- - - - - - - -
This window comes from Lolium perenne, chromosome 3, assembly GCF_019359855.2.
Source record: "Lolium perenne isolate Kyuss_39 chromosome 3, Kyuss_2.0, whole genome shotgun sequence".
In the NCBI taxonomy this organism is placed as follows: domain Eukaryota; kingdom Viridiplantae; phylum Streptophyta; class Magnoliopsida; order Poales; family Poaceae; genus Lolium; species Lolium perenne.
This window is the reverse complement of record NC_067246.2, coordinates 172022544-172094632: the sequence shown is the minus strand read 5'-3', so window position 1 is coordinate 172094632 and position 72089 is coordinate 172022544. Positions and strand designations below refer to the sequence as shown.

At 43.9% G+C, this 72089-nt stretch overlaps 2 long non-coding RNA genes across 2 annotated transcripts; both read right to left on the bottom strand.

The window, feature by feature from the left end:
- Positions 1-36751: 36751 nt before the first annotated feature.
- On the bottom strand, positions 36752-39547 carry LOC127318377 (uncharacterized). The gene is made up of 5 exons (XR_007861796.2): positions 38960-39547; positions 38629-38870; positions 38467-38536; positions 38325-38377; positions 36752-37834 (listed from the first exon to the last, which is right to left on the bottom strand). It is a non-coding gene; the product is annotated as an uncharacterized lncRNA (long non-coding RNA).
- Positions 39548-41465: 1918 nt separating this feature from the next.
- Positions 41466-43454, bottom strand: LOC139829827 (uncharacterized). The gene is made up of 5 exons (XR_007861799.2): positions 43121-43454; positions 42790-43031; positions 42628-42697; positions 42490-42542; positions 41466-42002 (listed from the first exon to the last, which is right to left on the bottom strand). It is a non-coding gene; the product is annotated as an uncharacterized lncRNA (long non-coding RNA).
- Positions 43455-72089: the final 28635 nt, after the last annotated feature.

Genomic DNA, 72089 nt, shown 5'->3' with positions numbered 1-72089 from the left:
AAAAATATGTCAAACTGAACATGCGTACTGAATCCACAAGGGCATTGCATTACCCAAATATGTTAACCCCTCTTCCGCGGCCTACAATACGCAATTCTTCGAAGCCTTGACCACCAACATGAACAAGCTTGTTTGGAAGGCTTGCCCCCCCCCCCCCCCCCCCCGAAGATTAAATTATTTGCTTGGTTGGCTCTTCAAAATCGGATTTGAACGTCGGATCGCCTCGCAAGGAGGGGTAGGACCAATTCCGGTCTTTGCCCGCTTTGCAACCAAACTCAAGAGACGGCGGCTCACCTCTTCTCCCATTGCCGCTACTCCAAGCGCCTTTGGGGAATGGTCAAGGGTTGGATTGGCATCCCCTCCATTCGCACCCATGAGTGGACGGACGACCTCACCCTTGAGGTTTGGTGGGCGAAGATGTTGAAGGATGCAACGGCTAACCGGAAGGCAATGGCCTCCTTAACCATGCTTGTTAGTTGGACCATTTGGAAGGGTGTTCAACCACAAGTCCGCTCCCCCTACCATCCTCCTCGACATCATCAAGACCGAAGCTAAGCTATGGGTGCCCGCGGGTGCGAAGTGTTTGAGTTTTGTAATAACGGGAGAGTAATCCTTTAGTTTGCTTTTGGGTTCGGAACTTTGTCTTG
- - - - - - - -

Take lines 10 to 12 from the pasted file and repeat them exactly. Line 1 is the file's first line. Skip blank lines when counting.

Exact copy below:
- Positions 41466-43454, bottom strand: LOC139829827 (uncharacterized). The gene is made up of 5 exons (XR_007861799.2): positions 43121-43454; positions 42790-43031; positions 42628-42697; positions 42490-42542; positions 41466-42002 (listed from the first exon to the last, which is right to left on the bottom strand). It is a non-coding gene; the product is annotated as an uncharacterized lncRNA (long non-coding RNA).
- Positions 43455-72089: the final 28635 nt, after the last annotated feature.

Genomic DNA, 72089 nt, shown 5'->3' with positions numbered 1-72089 from the left: